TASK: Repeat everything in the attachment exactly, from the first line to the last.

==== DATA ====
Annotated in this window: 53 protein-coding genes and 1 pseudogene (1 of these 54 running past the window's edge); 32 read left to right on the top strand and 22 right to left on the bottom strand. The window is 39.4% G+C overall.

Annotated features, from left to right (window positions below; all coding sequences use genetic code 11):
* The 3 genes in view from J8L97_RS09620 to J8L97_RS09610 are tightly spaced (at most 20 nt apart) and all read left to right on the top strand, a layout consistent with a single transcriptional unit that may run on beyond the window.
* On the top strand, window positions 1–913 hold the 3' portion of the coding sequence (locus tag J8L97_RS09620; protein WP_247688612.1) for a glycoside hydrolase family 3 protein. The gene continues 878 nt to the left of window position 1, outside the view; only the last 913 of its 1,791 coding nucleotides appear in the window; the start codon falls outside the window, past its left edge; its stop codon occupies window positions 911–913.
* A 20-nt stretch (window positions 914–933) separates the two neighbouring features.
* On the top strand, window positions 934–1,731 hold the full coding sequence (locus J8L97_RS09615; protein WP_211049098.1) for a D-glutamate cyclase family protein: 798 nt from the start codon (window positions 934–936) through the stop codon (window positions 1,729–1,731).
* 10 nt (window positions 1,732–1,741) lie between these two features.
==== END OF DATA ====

Annotated in this window: 53 protein-coding genes and 1 pseudogene (1 of these 54 running past the window's edge); 32 read left to right on the top strand and 22 right to left on the bottom strand. The window is 39.4% G+C overall.

Annotated features, from left to right (window positions below; all coding sequences use genetic code 11):
* The 3 genes in view from J8L97_RS09620 to J8L97_RS09610 are tightly spaced (at most 20 nt apart) and all read left to right on the top strand, a layout consistent with a single transcriptional unit that may run on beyond the window.
* On the top strand, window positions 1–913 hold the 3' portion of the coding sequence (locus tag J8L97_RS09620; protein WP_247688612.1) for a glycoside hydrolase family 3 protein. The gene continues 878 nt to the left of window position 1, outside the view; only the last 913 of its 1,791 coding nucleotides appear in the window; the start codon falls outside the window, past its left edge; its stop codon occupies window positions 911–913.
* A 20-nt stretch (window positions 914–933) separates the two neighbouring features.
* On the top strand, window positions 934–1,731 hold the full coding sequence (locus J8L97_RS09615; protein WP_211049098.1) for a D-glutamate cyclase family protein: 798 nt from the start codon (window positions 934–936) through the stop codon (window positions 1,729–1,731).
* 10 nt (window positions 1,732–1,741) lie between these two features.